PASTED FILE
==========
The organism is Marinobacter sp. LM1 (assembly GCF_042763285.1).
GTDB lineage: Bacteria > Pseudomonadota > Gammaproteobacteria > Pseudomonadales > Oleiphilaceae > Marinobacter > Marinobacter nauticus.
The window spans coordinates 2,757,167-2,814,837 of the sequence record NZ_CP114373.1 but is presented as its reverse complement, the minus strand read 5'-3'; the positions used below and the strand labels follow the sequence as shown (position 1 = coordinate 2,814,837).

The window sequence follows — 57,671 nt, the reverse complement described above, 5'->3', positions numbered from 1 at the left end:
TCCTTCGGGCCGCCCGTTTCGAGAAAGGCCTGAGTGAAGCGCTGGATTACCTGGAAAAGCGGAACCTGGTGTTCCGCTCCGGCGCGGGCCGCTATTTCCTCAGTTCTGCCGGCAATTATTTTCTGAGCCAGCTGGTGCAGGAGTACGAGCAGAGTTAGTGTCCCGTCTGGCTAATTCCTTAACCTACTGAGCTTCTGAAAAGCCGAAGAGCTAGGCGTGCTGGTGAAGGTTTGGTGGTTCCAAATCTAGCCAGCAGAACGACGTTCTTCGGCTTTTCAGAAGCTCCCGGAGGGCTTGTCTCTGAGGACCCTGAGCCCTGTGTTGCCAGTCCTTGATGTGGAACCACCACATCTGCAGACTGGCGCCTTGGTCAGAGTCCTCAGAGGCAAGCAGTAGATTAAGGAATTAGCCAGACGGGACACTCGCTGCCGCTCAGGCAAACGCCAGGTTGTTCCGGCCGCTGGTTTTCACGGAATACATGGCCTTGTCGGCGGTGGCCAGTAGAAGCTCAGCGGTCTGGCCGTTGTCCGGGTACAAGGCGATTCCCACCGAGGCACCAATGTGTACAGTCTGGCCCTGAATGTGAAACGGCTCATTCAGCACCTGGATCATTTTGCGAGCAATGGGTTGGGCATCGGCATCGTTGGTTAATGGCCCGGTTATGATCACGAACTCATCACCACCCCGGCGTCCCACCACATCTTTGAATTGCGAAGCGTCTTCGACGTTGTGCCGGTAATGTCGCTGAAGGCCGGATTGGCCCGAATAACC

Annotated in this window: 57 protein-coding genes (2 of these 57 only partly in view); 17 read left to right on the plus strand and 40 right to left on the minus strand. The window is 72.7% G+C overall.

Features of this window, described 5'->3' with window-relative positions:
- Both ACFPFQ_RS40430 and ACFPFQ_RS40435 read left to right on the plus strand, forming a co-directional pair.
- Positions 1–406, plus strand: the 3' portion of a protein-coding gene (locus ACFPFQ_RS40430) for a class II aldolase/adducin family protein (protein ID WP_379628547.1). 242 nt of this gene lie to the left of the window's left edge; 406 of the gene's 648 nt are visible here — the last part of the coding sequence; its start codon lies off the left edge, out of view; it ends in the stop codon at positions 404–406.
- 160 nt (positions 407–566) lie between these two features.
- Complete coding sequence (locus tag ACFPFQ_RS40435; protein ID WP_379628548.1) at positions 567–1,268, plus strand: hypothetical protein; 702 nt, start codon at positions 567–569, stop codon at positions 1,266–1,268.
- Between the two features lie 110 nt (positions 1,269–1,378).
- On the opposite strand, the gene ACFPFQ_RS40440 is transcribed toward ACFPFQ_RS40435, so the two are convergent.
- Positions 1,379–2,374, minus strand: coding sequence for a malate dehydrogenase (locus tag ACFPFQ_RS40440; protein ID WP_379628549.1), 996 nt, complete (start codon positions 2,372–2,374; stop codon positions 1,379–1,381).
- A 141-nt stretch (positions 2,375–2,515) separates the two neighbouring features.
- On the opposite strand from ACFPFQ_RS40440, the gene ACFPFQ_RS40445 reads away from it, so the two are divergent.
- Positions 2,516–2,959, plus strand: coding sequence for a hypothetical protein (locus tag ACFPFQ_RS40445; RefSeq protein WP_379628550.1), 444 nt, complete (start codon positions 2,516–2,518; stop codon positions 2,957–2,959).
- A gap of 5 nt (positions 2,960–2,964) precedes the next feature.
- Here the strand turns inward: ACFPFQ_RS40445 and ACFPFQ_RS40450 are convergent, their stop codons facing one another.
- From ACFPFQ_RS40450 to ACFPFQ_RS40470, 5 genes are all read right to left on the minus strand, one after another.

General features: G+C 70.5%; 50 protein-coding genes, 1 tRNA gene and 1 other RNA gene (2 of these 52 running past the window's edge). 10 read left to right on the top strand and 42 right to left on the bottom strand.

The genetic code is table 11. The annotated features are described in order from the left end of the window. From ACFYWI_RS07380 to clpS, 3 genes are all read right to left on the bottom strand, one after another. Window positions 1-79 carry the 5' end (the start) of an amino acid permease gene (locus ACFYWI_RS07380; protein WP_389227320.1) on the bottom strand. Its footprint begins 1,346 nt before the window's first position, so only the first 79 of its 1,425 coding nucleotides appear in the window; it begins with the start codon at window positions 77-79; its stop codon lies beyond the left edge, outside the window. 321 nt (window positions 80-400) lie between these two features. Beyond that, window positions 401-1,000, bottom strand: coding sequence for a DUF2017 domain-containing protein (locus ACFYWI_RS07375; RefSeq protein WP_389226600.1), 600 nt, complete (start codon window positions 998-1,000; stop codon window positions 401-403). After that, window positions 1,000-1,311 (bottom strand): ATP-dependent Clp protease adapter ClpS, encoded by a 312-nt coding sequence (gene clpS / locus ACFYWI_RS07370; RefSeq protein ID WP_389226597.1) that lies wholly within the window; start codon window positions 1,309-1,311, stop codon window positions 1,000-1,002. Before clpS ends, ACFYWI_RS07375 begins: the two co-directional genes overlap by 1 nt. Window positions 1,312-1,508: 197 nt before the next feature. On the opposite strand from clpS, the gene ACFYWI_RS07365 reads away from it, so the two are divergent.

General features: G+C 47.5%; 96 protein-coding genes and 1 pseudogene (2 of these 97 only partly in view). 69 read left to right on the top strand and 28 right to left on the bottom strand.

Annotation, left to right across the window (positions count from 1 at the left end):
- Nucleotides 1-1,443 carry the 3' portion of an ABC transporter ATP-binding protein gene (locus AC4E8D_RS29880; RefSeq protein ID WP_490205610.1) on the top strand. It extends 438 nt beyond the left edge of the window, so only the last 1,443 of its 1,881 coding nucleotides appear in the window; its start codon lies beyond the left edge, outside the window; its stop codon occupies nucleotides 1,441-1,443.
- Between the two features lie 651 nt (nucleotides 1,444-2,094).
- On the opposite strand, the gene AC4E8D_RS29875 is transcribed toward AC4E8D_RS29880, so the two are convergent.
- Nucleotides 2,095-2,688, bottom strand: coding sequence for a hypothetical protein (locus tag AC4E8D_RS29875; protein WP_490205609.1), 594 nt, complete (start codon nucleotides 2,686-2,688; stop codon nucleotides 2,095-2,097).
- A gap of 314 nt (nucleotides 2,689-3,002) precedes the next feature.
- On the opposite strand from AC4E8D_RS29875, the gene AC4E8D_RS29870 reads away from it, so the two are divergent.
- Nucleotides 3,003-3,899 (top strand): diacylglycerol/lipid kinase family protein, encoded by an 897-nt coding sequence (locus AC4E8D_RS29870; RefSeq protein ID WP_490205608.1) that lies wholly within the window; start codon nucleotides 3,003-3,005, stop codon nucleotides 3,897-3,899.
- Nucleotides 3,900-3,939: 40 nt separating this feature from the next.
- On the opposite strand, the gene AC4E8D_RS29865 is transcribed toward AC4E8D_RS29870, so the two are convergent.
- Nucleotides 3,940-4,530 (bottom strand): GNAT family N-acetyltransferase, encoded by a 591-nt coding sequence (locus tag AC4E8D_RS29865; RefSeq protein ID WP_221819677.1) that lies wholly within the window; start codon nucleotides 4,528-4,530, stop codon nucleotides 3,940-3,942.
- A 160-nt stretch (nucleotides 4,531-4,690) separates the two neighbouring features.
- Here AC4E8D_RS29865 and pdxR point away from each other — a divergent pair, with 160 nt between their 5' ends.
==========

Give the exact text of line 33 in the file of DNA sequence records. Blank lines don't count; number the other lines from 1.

- On the opposite strand, the gene AC4E8D_RS29865 is transcribed toward AC4E8D_RS29870, so the two are convergent.